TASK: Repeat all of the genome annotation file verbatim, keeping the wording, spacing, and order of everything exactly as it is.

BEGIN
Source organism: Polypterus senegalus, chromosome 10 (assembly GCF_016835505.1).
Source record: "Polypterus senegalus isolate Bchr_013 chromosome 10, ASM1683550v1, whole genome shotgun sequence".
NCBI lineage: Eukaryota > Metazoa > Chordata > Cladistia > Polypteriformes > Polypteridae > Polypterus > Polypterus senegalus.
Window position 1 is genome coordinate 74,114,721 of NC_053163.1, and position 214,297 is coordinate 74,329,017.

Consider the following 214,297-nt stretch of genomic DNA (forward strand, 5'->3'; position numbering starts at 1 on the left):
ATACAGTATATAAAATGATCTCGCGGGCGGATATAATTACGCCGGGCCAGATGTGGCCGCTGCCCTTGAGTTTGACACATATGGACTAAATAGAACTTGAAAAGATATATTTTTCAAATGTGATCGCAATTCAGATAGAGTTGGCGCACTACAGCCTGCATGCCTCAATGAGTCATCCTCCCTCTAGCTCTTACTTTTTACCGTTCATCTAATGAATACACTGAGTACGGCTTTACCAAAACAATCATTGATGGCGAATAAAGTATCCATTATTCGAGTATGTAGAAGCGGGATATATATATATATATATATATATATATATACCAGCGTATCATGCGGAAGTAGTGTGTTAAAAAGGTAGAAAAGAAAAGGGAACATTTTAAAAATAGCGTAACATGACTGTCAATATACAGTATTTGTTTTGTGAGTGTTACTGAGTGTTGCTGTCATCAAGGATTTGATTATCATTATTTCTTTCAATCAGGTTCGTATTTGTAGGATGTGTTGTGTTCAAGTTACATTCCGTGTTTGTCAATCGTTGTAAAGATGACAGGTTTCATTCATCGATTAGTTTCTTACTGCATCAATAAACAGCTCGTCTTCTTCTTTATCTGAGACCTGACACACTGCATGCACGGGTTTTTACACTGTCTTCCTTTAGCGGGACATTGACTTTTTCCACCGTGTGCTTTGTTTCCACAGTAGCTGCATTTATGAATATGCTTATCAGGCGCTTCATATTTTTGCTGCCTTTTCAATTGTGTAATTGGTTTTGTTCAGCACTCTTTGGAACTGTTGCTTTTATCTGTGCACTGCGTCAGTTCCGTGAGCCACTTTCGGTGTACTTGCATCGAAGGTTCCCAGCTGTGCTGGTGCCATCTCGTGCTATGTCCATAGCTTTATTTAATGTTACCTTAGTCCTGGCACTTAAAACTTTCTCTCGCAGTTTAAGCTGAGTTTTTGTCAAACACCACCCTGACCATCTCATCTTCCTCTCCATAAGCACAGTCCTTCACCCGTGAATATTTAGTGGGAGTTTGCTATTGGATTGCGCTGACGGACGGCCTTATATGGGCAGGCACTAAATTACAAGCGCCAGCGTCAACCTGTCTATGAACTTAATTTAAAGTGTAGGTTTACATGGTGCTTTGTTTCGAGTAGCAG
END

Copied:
Source organism: Polypterus senegalus, chromosome 10 (assembly GCF_016835505.1).
Source record: "Polypterus senegalus isolate Bchr_013 chromosome 10, ASM1683550v1, whole genome shotgun sequence".
NCBI lineage: Eukaryota > Metazoa > Chordata > Cladistia > Polypteriformes > Polypteridae > Polypterus > Polypterus senegalus.
Window position 1 is genome coordinate 74,114,721 of NC_053163.1, and position 214,297 is coordinate 74,329,017.

Consider the following 214,297-nt stretch of genomic DNA (forward strand, 5'->3'; position numbering starts at 1 on the left):
ATACAGTATATAAAATGATCTCGCGGGCGGATATAATTACGCCGGGCCAGATGTGGCCGCTGCCCTTGAGTTTGACACATATGGACTAAATAGAACTTGAAAAGATATATTTTTCAAATGTGATCGCAATTCAGATAGAGTTGGCGCACTACAGCCTGCATGCCTCAATGAGTCATCCTCCCTCTAGCTCTTACTTTTTACCGTTCATCTAATGAATACACTGAGTACGGCTTTACCAAAACAATCATTGATGGCGAATAAAGTATCCATTATTCGAGTATGTAGAAGCGGGATATATATATATATATATATATATATATATACCAGCGTATCATGCGGAAGTAGTGTGTTAAAAAGGTAGAAAAGAAAAGGGAACATTTTAAAAATAGCGTAACATGACTGTCAATATACAGTATTTGTTTTGTGAGTGTTACTGAGTGTTGCTGTCATCAAGGATTTGATTATCATTATTTCTTTCAATCAGGTTCGTATTTGTAGGATGTGTTGTGTTCAAGTTACATTCCGTGTTTGTCAATCGTTGTAAAGATGACAGGTTTCATTCATCGATTAGTTTCTTACTGCATCAATAAACAGCTCGTCTTCTTCTTTATCTGAGACCTGACACACTGCATGCACGGGTTTTTACACTGTCTTCCTTTAGCGGGACATTGACTTTTTCCACCGTGTGCTTTGTTTCCACAGTAGCTGCATTTATGAATATGCTTATCAGGCGCTTCATATTTTTGCTGCCTTTTCAATTGTGTAATTGGTTTTGTTCAGCACTCTTTGGAACTGTTGCTTTTATCTGTGCACTGCGTCAGTTCCGTGAGCCACTTTCGGTGTACTTGCATCGAAGGTTCCCAGCTGTGCTGGTGCCATCTCGTGCTATGTCCATAGCTTTATTTAATGTTACCTTAGTCCTGGCACTTAAAACTTTCTCTCGCAGTTTAAGCTGAGTTTTTGTCAAACACCACCCTGACCATCTCATCTTCCTCTCCATAAGCACAGTCCTTCACCCGTGAATATTTAGTGGGAGTTTGCTATTGGATTGCGCTGACGGACGGCCTTATATGGGCAGGCACTAAATTACAAGCGCCAGCGTCAACCTGTCTATGAACTTAATTTAAAGTGTAGGTTTACATGGTGCTTTGTTTCGAGTAGCAG